Eungella National Park is perched atop the Clarke Range of the Mackay Highlands, which comprises Australia’s longest stretch of sub-tropical rainforest.
This article was originally published in 4x4 Australia's May 2012 issue.
Ideal for a family weekend escape, the national park and surrounding forests offer a network of short walking tracks and four-wheel drive tracks to get you out in the cool mountain air so you can fully appreciate the gorgeous landscape.
The park is serviced by the Mackay-Eungella Road, which weaves through the Pioneer Valley from Mackay, surrounded by farming communities. Make sure you stop in at the Pinnacle Pub on the way through to sample their revered Pinnacle pies.
Not far past Pinnacle is the township of Finch Hatton. Follow the signs to the gorge to indulge the senses with a number of short walks through the lush rainforest, featuring fast-flowing streams and waterfalls. Don’t forget your bathers as a rock pool rewards the climb at the end of each walk.
Back on the Mackay-Eungella Road, the road winds sharply and steeply up the Clark Range to reach the Eungella township.
If cabins or camping with hot showers, a camp kitchen and powered sites are part of your get-away-from-it-all requirements, turn right at North Street and follow the signs for a couple of hundred metres to Explorer’s Haven, a cosy campground offering around 20 sites (powered and unpowered) and five cabins, all sharing a tremendous view down the valley.
From Eungella, take the first left towards Broken River for park information, picnic facilities, short walks and viewing decks from which to spy a platypus or two. Pick up a visitors guide which lists a suggested itinerary – the sights along sealed roads, country back lanes or getting the wheels dirty along isolated forest trails.
If bush camping is more your style, the Diggings Campground on Broken River (21 10 26.20S, 148 28 46.32E) is easily the pick, with plenty of space, flat ground, mature shade and the river to cool off in. There is no toilet, so bring a porta-potty, thunderbox… or a shovel.
The camping area is easily accessed along Diggings Road which spears off the main tourist road to the right, just before Sky Window which, as the name suggests, offers an unsurpassed view down the valley.
Diggings Road is unsealed and narrow in parts and generally easy going until it reaches the river crossing and campground. From there it’s high-clearance 4X4 only, crossing the mountain range before joining up with the Eungella Dam Road.
Denham Range in the adjacent Crediton State Forest is the other off-road camping alternative in the vicinity, but there are few flat sites and it seems better suited to the walk-in fraternity, as opposed to vehicle-based camping.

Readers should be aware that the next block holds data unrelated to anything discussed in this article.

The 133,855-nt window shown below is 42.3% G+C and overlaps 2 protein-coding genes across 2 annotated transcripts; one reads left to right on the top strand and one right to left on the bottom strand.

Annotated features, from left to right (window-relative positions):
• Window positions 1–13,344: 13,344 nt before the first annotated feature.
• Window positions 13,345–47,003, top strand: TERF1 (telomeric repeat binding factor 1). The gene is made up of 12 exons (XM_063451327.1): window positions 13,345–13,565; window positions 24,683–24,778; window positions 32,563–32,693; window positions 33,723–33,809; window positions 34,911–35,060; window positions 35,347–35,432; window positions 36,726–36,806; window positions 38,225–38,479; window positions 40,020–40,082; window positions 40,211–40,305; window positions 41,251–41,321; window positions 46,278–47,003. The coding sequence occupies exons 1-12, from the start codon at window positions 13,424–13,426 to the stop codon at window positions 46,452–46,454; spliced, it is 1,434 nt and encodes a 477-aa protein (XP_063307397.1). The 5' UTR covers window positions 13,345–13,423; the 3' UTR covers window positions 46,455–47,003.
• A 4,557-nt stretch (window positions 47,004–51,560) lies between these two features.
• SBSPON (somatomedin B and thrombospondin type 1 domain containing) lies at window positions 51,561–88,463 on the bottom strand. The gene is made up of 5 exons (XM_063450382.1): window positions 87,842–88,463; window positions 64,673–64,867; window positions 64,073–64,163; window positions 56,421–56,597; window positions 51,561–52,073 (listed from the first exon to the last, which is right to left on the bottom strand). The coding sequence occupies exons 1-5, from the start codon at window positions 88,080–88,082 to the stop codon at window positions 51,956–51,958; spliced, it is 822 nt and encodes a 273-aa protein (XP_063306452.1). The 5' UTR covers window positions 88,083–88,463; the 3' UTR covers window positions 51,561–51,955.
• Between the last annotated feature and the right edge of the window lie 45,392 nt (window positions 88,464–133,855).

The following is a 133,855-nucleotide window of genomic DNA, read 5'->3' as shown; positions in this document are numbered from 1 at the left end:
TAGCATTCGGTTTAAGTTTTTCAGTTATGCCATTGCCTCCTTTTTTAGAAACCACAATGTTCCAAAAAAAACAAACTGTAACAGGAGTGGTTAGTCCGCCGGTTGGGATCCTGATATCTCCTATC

The campground is located on the mountain ridgeline bordering the Homevale National and Conservation Parks.
A 4X4 track meanders along the border for around 10km to reach a locked gate and the beginning of the walkers-only Dray Track, which makes its way to Moonlight Dam. The track is part of the 56km Mackay Highlands Great Walk.
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Vehicle access to Eungella is back the way you came, with some steep sections, red clay and rainforest pockets. It is generally easy going with a high-clearance four-wheel drive and a compact off-road camper-trailer.
There are a number of other worthwhile areas to explore nearby, including the Crediton Loop and historic Crediton Hall and campground; the Eungella Dam; and the Mia Mia State Forest.
With everything on offer, you could easily occupy a weekend or more in Eungella National Park. And at such close proximity to the bustling township of Mackay, it makes an ideal family getaway – without taxing the mind or body.
Eungella National Park is in the Mackay Highlands, 80km west of Mackay, Qld.
PERMITS AND ACCESS
Camping permits are required in Eungella NP and Crediton State Forest. Visit derm.qld.gov.au/parks or phone 13 74 68.
Crediton Hall campground; water, toilets.
Denham Range campground; water, long-drop toilet.
The Diggings campground; no facilities.
Eungella Dam campground; water (subject to blue-green algae), toilets, bins. Dogs allowed.
Explorer’s Haven; 07 4958 4750
WHAT TO TAKE
Insect repellent, drinking water, binoculars, swimming gear, walking shoes.
Basic supplies are available at the Eungella Store. Otherwise Finch Hatton has two pubs, a post office and a general store with eftpos and a newsagency. There are no ATMs in the Pioneer Valley.
Easy. Diggings Road is rocky and slow-going in parts. Note: forest trails may get tricky after rain.
MAPS AND GUIDES
Mackay Highlands & Eungella NP Visitors Guide.
Phone 13 74 68 or see derm.qld.gov.au/parks and mackayregion.com.